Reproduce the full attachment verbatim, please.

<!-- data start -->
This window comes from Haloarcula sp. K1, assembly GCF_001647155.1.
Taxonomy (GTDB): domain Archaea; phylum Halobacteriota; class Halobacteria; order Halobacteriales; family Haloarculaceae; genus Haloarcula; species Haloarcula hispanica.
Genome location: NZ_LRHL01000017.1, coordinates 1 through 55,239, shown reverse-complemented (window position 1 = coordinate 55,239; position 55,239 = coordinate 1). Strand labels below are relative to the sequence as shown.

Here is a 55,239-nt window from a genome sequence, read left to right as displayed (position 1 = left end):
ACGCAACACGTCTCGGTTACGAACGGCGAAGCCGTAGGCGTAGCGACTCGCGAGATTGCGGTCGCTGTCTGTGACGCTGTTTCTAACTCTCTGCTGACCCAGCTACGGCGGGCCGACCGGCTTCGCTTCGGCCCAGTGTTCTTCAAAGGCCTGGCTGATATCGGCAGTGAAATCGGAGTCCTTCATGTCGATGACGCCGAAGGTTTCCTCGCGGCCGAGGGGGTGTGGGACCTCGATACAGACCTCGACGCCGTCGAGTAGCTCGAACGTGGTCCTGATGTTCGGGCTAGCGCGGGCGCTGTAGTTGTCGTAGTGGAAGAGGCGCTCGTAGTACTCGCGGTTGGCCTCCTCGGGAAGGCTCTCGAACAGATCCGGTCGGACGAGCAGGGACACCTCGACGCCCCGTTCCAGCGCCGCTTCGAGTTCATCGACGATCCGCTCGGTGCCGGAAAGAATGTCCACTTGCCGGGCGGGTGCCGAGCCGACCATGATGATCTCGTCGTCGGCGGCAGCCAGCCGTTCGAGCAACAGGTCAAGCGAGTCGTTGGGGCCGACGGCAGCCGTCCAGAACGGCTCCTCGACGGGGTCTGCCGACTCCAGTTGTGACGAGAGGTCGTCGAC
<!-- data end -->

This window comes from Haloarcula sp. K1, assembly GCF_001647155.1.
Taxonomy (GTDB): domain Archaea; phylum Halobacteriota; class Halobacteria; order Halobacteriales; family Haloarculaceae; genus Haloarcula; species Haloarcula hispanica.
Genome location: NZ_LRHL01000017.1, coordinates 1 through 55,239, shown reverse-complemented (window position 1 = coordinate 55,239; position 55,239 = coordinate 1). Strand labels below are relative to the sequence as shown.

Here is a 55,239-nt window from a genome sequence, read left to right as displayed (position 1 = left end):
ACGCAACACGTCTCGGTTACGAACGGCGAAGCCGTAGGCGTAGCGACTCGCGAGATTGCGGTCGCTGTCTGTGACGCTGTTTCTAACTCTCTGCTGACCCAGCTACGGCGGGCCGACCGGCTTCGCTTCGGCCCAGTGTTCTTCAAAGGCCTGGCTGATATCGGCAGTGAAATCGGAGTCCTTCATGTCGATGACGCCGAAGGTTTCCTCGCGGCCGAGGGGGTGTGGGACCTCGATACAGACCTCGACGCCGTCGAGTAGCTCGAACGTGGTCCTGATGTTCGGGCTAGCGCGGGCGCTGTAGTTGTCGTAGTGGAAGAGGCGCTCGTAGTACTCGCGGTTGGCCTCCTCGGGAAGGCTCTCGAACAGATCCGGTCGGACGAGCAGGGACACCTCGACGCCCCGTTCCAGCGCCGCTTCGAGTTCATCGACGATCCGCTCGGTGCCGGAAAGAATGTCCACTTGCCGGGCGGGTGCCGAGCCGACCATGATGATCTCGTCGTCGGCGGCAGCCAGCCGTTCGAGCAACAGGTCAAGCGAGTCGTTGGGGCCGACGGCAGCCGTCCAGAACGGCTCCTCGACGGGGTCTGCCGACTCCAGTTGTGACGAGAGGTCGTCGAC